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Data and Code for Characterization and comparison of convergence among Cephalotus follicularis pitcher plant-associated communities with those of Nepenthes and Sarracenia found worldwide

The Albany pitcher plant, Cephalotus follicularis, has evolved cup-shaped leaves and a carnivorous habit completely independently from other lineages of pitcher plants. It is the only species in the family Cephalotaceae and is restricted to a small region of Western Australia. Here, we use metabarcoding to characterize the bacterial and eukaryotic communities living in C. follicularis pitchers at two different sites. Bacterial and eukaryotic communities are correlated in both richness and composition; however, the factors driving richness among the two groups are not the same, with bacterial richness differing with site and fluid color, and eukaryotic richness differing with pitcher fluid volume and the concentration of DNA extracted from the fluid, a measure roughly related to biomass. For turnover in composition, the variation in both bacterial and eukaryotic communities primarily differed with fluid acidity, color, and location. We compared C. follicularis-associated community diversity with that of Australian Nepenthes mirabilis, as well as a global comparison of Southeast Asian Nepenthes and North American Sarracenia. Our results show similarity in richness with communities from other pitcher plants, and specific bacterial taxa shared among all three independent lineages of pitcher plants. Overall, we see convergence in richness and particular clades colonizing pitcher plants around the world, suggesting that these highly specialized habitats select for certain numbers and types of inhabitants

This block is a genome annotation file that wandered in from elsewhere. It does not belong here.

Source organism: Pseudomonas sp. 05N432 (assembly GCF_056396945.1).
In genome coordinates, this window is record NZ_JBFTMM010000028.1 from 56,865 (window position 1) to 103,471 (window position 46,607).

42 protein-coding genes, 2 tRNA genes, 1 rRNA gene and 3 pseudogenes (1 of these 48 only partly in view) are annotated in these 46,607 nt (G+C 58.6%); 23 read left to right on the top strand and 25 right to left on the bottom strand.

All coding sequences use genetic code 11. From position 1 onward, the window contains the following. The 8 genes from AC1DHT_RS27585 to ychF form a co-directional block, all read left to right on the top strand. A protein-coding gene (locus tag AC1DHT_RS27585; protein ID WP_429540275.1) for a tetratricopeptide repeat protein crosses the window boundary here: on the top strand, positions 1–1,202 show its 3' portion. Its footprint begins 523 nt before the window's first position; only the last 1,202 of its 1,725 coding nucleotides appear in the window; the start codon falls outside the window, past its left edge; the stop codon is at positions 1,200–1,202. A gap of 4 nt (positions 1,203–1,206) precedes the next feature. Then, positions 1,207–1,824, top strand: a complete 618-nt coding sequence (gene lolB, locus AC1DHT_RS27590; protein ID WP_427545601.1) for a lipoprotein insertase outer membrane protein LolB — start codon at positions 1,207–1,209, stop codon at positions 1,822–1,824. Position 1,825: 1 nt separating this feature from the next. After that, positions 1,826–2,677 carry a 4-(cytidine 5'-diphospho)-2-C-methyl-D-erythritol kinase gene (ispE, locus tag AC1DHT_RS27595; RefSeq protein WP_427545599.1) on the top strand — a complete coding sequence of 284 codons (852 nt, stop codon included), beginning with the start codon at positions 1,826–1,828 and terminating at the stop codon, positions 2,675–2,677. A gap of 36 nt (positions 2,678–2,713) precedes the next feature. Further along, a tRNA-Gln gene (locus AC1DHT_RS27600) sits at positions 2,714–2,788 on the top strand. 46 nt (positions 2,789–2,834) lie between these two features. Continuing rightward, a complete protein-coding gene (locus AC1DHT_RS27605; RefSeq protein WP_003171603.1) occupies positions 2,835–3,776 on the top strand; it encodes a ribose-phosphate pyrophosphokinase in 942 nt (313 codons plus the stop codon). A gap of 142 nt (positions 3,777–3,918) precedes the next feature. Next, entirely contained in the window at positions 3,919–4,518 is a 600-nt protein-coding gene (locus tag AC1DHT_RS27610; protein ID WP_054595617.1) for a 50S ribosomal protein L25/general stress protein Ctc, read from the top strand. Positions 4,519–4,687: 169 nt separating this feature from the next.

Release Date
English (United States)
Leonora Bittleston
Contact Name
Leonora Bittleston
Contact Email
Public Access Level
Data available on:: 
Thursday, March 3, 2022